These sort of events are not similar to 99% of the impacts a player takes at any point during a game. And considering that he was hit in the ear according to the article, then that's a matter of wearing ear gurards.

 

3 hours ago, dkmiller3356 said:

You'll buy it immediately?  Just because of the VT rating?  Despite the flawed research and questionable methodology?  Wow.  I gotta write a report and sell you something!  Maybe a bridge over the east river in Brooklyn!

I wish the VT ratings would stop getting thrown around by both people who support and criticize them. The way VT rated the helmets is flawed. 

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Howdy,

24 minutes ago, Jamarquan said:

If I understand correctly, concussions are from the brain moving too quickly inside the skull, often hitting off the skull itself. What is any helmet going to be able to do to solve that?

 

The helmet padding increases the time it takes for your head to assume the new velocity imparted to the helmet in an impact.  Or stated another way, it reduces the acceleration of your head.  Your brain is floating around inside your head, but its damped by fluid / tissue / whatever.  Kinda like a shock absorber.  If you reduce the G's the head experiences, you give that fluid/tissue/whatever more of a chance to slow the brain down (relative to the skull) before it impacts the skull.  Everything I've seen (and contrary to what this may sound like I don't spend all day every day reading up on this stuff) agrees with your statement above that its the brain's motion relative to the skull that causes concussions, with faster relative motion being worse.  I'm not sure if its the motion itself that is the issue or the impact with the skull, but in either case, decreasing the acceleration the head experiences helps.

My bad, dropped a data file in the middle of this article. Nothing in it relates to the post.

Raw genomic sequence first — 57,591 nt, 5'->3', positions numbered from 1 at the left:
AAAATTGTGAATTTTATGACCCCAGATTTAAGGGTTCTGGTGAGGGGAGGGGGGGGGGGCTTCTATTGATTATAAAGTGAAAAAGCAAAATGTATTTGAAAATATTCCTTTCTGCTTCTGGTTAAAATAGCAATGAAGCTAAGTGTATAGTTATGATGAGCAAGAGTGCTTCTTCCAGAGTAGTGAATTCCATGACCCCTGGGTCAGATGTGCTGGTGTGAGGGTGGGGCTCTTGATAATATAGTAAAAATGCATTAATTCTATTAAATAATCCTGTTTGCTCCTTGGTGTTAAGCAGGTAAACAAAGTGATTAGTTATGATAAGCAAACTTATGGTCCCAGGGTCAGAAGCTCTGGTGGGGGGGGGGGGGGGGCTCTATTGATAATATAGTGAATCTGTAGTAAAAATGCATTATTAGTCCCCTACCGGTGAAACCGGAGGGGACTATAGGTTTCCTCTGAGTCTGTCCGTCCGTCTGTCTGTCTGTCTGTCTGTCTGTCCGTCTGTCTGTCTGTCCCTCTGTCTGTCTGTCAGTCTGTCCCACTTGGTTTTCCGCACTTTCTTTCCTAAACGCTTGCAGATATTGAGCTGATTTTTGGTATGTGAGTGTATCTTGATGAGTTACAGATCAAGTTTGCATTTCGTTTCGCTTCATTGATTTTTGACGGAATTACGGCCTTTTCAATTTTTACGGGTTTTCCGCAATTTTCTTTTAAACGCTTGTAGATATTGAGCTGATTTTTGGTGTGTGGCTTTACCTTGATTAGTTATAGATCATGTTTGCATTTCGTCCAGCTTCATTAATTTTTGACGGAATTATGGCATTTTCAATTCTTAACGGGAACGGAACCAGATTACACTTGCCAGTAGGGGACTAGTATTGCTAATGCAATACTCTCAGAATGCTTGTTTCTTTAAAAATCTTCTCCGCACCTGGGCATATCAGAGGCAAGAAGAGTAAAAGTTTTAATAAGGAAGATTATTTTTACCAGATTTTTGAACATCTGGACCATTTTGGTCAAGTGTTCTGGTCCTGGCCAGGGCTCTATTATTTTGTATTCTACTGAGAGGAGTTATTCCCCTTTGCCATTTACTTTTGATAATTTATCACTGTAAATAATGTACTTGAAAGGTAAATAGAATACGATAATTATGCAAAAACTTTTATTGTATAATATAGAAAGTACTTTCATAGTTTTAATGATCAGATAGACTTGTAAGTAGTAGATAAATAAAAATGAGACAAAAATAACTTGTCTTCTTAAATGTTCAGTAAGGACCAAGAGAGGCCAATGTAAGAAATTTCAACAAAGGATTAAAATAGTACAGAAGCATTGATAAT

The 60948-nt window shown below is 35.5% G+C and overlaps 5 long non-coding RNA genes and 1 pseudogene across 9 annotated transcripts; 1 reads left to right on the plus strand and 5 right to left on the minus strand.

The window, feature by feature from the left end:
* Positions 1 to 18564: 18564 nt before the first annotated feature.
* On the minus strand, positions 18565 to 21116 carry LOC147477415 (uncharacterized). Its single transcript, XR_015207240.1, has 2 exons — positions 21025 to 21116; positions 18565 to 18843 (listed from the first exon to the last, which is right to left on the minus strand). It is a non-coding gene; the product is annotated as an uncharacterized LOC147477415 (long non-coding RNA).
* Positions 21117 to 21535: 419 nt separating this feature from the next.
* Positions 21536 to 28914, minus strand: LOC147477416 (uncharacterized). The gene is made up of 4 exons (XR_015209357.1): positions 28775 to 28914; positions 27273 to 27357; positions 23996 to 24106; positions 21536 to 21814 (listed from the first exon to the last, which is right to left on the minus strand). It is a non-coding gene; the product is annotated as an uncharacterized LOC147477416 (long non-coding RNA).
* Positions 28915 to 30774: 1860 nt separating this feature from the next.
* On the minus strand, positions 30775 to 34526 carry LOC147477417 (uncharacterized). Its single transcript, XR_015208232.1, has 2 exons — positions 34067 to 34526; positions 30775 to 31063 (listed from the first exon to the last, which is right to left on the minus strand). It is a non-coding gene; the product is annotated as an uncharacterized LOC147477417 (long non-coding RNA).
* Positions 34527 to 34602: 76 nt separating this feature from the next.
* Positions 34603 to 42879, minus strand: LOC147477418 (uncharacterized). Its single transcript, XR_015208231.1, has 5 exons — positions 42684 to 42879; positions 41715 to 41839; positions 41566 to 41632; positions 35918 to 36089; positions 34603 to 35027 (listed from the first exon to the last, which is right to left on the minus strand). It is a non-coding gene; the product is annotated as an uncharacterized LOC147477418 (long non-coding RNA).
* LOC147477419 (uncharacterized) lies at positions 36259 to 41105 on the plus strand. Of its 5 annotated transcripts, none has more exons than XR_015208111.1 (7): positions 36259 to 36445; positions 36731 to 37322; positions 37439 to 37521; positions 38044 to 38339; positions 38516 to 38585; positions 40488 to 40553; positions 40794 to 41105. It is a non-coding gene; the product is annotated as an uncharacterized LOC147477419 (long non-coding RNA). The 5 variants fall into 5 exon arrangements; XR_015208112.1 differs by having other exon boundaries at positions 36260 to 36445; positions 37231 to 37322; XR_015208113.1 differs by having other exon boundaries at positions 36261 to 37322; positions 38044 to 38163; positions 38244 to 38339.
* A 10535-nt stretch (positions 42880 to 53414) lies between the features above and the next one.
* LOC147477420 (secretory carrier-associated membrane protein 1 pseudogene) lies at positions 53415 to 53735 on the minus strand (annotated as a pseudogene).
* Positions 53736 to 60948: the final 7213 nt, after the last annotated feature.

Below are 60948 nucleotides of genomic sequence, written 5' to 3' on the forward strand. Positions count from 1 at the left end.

Look, let's recap the argument here:

* "No helmet can prevent concussions completely"  -- Yes.  Totally true, no argument whatsoever by anyone even remotely serious.

* "A helmet can't help with concussions caused by whiplash rather than impacts."  -- Sure.  Again, obviously the case and nobody serious disagrees.

* "The VT helmet study methodology is flawed / doesn't exactly represent all helmet interactions in hockey".  -- Also fine.  I don't think anyone has ever suggested that the VT methodology accounts for every type of interaction a hockey player's head might have with something.

* "The VT study should not be the only factor in choosing a helmet"  Again, nobody disagrees.  Everyone recognizes that fit matters too and that related factors (like helmet weight) that might produce a good STAR score may actually make other safety (like whiplash) worse.

 

But it DOES NOT FOLLOW that "therefore, the study is meaningless".  Actual impacts to the head do occur.  When those impacts occur, a force necessarily gets transmitted to the head and when that happens, something that reduces the acceleration the head experiences DOES provide a better chance at not sustaining a concussion.  You can argue that the impacts the VT study use are so far off the actual impacts to the head that occur in hockey that they are meaningless, but given that there are literally no other published studies or procedures, and that the impacts they use seem reasonable to me, I'm going to continue to trust the VT study until something better comes along.

So, when Bauer actually works with VT to design a helmet that scores significantly better on their tests, I'm going to pay attention.  And if that helmet fits me and doesn't weigh 900 lbs or restrict my mobility or vision or whatever, I'm going to buy it.

But don't be distracted from what I'm really after.  Really I like the cool new vents.  :-)